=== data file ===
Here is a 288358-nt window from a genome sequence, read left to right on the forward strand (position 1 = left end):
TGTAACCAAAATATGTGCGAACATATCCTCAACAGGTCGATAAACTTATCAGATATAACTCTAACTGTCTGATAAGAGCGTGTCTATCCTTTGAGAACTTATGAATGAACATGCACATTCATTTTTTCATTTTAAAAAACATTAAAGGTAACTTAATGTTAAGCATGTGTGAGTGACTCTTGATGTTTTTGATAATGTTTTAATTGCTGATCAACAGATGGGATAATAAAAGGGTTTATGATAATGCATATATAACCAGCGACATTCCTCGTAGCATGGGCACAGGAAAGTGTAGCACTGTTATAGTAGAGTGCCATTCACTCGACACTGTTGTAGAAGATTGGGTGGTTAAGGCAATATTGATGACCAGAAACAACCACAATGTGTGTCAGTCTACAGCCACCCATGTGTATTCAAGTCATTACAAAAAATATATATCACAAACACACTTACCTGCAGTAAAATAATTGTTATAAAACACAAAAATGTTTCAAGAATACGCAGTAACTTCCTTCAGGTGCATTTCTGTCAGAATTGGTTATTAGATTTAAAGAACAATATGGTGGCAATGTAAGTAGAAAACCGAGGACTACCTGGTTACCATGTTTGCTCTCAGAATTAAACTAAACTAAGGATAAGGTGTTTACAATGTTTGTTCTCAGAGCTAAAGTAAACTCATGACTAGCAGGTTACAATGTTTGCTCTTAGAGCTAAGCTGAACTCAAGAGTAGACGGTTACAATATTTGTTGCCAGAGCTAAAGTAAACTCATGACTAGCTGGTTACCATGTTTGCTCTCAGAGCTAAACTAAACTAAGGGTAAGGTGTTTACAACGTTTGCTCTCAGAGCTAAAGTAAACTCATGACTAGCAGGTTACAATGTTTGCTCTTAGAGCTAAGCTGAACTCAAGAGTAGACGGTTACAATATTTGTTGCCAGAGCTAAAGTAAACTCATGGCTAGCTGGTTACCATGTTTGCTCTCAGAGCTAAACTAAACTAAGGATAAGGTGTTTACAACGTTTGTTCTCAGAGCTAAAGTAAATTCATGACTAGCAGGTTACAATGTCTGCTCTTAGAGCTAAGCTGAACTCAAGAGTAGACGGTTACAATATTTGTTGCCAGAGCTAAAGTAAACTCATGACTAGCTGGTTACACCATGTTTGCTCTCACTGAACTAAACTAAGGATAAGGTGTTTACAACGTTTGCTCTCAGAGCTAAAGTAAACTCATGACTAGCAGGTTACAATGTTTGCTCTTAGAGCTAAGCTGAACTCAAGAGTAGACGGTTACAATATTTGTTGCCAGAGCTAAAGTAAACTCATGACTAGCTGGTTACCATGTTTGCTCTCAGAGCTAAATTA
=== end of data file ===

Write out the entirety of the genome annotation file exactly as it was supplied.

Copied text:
Here is a 288358-nt window from a genome sequence, read left to right on the forward strand (position 1 = left end):
TGTAACCAAAATATGTGCGAACATATCCTCAACAGGTCGATAAACTTATCAGATATAACTCTAACTGTCTGATAAGAGCGTGTCTATCCTTTGAGAACTTATGAATGAACATGCACATTCATTTTTTCATTTTAAAAAACATTAAAGGTAACTTAATGTTAAGCATGTGTGAGTGACTCTTGATGTTTTTGATAATGTTTTAATTGCTGATCAACAGATGGGATAATAAAAGGGTTTATGATAATGCATATATAACCAGCGACATTCCTCGTAGCATGGGCACAGGAAAGTGTAGCACTGTTATAGTAGAGTGCCATTCACTCGACACTGTTGTAGAAGATTGGGTGGTTAAGGCAATATTGATGACCAGAAACAACCACAATGTGTGTCAGTCTACAGCCACCCATGTGTATTCAAGTCATTACAAAAAATATATATCACAAACACACTTACCTGCAGTAAAATAATTGTTATAAAACACAAAAATGTTTCAAGAATACGCAGTAACTTCCTTCAGGTGCATTTCTGTCAGAATTGGTTATTAGATTTAAAGAACAATATGGTGGCAATGTAAGTAGAAAACCGAGGACTACCTGGTTACCATGTTTGCTCTCAGAATTAAACTAAACTAAGGATAAGGTGTTTACAATGTTTGTTCTCAGAGCTAAAGTAAACTCATGACTAGCAGGTTACAATGTTTGCTCTTAGAGCTAAGCTGAACTCAAGAGTAGACGGTTACAATATTTGTTGCCAGAGCTAAAGTAAACTCATGACTAGCTGGTTACCATGTTTGCTCTCAGAGCTAAACTAAACTAAGGGTAAGGTGTTTACAACGTTTGCTCTCAGAGCTAAAGTAAACTCATGACTAGCAGGTTACAATGTTTGCTCTTAGAGCTAAGCTGAACTCAAGAGTAGACGGTTACAATATTTGTTGCCAGAGCTAAAGTAAACTCATGGCTAGCTGGTTACCATGTTTGCTCTCAGAGCTAAACTAAACTAAGGATAAGGTGTTTACAACGTTTGTTCTCAGAGCTAAAGTAAATTCATGACTAGCAGGTTACAATGTCTGCTCTTAGAGCTAAGCTGAACTCAAGAGTAGACGGTTACAATATTTGTTGCCAGAGCTAAAGTAAACTCATGACTAGCTGGTTACACCATGTTTGCTCTCACTGAACTAAACTAAGGATAAGGTGTTTACAACGTTTGCTCTCAGAGCTAAAGTAAACTCATGACTAGCAGGTTACAATGTTTGCTCTTAGAGCTAAGCTGAACTCAAGAGTAGACGGTTACAATATTTGTTGCCAGAGCTAAAGTAAACTCATGACTAGCTGGTTACCATGTTTGCTCTCAGAGCTAAATTA